A blog where you can learn, discover, and explore everything you need to know about localization
Left to right: Zack Kass (VP Revenue), Paula Shannon, Spence Green (CEO), John DeNero (Chief Scientist) We're excited to announce the addition of Paula Shannon as an advisor, effective March 16. Lilt's mission is to make the world’s information more accessible to everyone, regardless of where they were born or what language they speak. A major step on that path is to enable businesses to offer the same experience to all customers and employees irrespective of language. Paula is an award-winning global sales executive with more than 32 years of experience driving revenues with international teams in our industry. We’re excited to welcome her to our team as more companies rely on technology and talent to tackle new business challenges in an increasingly connected, globalized world.
Partnership fuels company growth and enables U.S. government agencies to translate materials accurately and quickly.
The proliferation of Artificial Intelligence and Machine Learning tools have professionals everywhere nervy about the future utility of their skill set. And when you take a peek at some of the exciting advances in these fields, it’s hard not to ask yourself “will I be replaced by a robot?”
It’s not an everyday occurrence that translators and technology professionals come together and discuss the state of the language industry, but that’s exactly what happened last month in Santa Clara, CA. The event, The Future of Language Work: Enterprise, Technology, and Translation Professional Perspectives, was hosted by translation startup, Lilt, and featured two panelist discussions on topics ranging from language technology advancements to the effect of globalization on translation demand. While the first panelist discussion focused on the past, present and future of translation technology, the second panelist discussion turned to look at how technology is affecting language work. The panel, moderated by Katie Botkin, Managing Editor of Multilingual Magazine, included panelists David Snider, Globalization Architect at LinkedIn, Anna Schlegel, Sr. Director of Globalization Programs and Information Strategy at NetApp, Jost Zetzsche, Localization Consultant and Writer at the International Writers’ Group and Max Troyer, Assistant Professor and Program Coordinator, Translation & Localization Management at the Monterey Institute of International Studies.
Around 100 professionals from the language and technology industries came together in Santa Clara, CA last month to discuss the future of language work. The event, The Future of Language Work: Enterprise, Technology, and Translation Professional Perspectives, was hosted by translation startup, Lilt, and featured two panelist discussions on topics ranging from language technology advancements to the effect of globalization on translation demand.
In a recent case study with Zendesk, they talked to us about using a combination of human and machine translation to translate their large database of support content.
Many of us who have had the displeasure of post-editing a translation created by a machine would agree that the process is slow, tedious and out-of-style. However, there are always two sides of the story. So, we decided to ask our Twitter followers on their opinion of the post-editing process. The results? 47% of translators would rather go to the dentist than post-edit.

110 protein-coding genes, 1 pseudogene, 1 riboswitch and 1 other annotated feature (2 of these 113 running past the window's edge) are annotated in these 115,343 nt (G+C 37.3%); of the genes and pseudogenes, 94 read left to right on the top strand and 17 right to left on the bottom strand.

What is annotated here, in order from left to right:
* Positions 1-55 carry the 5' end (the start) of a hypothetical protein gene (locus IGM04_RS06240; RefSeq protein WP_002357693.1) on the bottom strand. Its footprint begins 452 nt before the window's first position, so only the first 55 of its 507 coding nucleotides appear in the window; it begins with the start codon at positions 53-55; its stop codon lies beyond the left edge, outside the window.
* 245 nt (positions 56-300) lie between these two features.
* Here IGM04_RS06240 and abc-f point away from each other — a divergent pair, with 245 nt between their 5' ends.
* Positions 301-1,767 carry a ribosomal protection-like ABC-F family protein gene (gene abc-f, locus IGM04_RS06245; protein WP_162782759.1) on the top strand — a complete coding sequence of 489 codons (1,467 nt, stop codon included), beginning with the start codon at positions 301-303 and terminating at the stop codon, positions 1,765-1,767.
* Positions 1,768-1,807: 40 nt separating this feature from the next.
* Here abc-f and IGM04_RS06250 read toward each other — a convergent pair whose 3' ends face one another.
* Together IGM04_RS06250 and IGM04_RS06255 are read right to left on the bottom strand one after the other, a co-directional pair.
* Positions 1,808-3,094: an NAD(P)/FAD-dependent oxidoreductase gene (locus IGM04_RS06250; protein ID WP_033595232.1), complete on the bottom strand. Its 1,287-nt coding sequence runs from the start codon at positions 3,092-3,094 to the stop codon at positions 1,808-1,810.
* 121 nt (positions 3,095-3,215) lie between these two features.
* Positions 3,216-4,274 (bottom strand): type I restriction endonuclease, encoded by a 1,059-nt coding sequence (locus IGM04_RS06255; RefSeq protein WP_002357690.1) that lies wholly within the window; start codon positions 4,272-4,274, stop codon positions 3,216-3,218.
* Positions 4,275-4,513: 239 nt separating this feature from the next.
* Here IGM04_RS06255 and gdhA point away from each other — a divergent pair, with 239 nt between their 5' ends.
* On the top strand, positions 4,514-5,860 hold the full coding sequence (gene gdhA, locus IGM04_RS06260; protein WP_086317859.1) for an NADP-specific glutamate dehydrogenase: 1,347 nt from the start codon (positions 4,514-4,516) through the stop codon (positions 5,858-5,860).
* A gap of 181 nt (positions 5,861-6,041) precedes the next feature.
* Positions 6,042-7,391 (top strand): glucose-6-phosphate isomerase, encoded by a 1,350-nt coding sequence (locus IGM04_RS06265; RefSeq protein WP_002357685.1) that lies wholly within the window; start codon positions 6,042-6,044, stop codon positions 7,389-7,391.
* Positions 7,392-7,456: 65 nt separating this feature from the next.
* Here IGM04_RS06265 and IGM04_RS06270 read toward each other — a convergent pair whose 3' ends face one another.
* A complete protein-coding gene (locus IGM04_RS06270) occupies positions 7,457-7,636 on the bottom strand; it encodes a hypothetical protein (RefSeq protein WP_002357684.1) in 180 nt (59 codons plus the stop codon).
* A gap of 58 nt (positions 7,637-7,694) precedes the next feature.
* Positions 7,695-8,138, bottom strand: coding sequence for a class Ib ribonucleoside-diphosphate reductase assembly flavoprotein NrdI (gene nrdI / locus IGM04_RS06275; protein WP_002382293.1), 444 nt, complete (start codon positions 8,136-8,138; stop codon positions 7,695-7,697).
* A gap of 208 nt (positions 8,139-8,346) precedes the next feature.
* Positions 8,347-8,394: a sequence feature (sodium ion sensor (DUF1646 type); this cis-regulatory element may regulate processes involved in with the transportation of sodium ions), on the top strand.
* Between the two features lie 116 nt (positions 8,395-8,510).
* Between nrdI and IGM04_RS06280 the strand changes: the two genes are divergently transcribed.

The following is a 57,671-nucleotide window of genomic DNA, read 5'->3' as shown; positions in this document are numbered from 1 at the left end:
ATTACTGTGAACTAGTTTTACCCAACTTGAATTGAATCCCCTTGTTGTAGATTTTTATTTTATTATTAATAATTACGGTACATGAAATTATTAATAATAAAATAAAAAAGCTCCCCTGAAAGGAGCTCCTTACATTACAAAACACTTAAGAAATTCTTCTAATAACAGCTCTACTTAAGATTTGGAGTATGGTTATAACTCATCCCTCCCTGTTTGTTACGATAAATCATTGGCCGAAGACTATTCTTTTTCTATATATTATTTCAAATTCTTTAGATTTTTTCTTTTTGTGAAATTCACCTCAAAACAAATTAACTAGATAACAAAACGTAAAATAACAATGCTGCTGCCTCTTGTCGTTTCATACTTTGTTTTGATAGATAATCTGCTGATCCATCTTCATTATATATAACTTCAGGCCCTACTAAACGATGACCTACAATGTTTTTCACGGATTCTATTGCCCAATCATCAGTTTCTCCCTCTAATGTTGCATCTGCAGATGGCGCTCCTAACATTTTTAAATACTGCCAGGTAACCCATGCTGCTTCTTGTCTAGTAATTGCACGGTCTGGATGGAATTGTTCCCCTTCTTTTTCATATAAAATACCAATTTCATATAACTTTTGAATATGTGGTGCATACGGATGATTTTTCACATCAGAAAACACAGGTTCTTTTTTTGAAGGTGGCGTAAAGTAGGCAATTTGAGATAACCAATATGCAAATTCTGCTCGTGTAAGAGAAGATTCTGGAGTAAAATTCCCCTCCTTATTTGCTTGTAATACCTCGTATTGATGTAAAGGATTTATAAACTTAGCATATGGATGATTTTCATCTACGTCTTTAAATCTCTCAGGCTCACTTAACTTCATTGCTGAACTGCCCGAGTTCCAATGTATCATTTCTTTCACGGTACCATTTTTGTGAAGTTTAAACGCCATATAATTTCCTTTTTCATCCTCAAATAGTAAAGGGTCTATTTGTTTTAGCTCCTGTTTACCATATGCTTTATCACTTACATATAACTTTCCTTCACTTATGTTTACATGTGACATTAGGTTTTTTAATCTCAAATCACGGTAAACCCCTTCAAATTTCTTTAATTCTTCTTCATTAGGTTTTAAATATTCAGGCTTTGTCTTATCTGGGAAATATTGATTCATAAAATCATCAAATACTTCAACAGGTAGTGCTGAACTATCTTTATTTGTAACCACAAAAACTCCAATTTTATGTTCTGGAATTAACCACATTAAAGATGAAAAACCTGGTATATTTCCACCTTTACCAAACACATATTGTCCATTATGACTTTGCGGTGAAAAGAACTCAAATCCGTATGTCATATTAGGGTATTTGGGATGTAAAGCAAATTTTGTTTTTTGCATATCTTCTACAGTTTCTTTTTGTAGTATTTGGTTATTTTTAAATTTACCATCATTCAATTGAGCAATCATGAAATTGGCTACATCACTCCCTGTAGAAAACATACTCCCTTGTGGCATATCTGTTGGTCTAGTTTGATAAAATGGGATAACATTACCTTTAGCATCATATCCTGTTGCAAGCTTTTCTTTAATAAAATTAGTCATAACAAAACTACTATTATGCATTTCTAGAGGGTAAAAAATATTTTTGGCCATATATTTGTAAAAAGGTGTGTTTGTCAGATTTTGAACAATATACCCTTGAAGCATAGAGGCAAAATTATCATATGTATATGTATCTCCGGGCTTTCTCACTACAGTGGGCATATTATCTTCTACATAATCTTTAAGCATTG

Combining Machine Translation (MT) with auto-adaptive Machine Learning (ML) enables a new paradigm of machine assistance. Such systems learn from the experience, intelligence and insights of their human users, improving productivity by working in partnership, making suggestions and improving accuracy over time. The net result is that human reviewers produce far higher volumes of content, with nearly the same level of quality, for a fraction of the time and cost. Machine assistance can save customers up to one half (or more) of the price of traditional high-quality human translation services. Or, if you’ve been used to machine translation alone and have been unhappy with the results, watch your translation quality rise dramatically with a marginal increase in price.
Our new advanced termbase editor lets you manage terminology more effectively by keeping terms organized with meta information that you can customize. Import terminology with meta fields or add your own fields. Your terms will appear in both the Lexicon and the Editor suggestions and help you increase consistency and quality.
Originally posted on LinkedIn by Greg Rosner. I saw the phrase “linguistic janitorial work” in this Deloitte whitepaper on “AI-augmented government, using cognitive technologies to redesign public sector work”, used to describe the drudgery of translation work that so many translators are required to do today through Post-editing of Machine Translation. And then it hit me what’s really going on. The sad reality over the past several years is that many professional linguists, who have decades of particular industry experience, expertise in professional translation and have earned degrees in writing, whose jobs have been reduced to sentence-by-sentence clean-up of translations that flood out of Google Translate or other Machine Translation (MT) systems.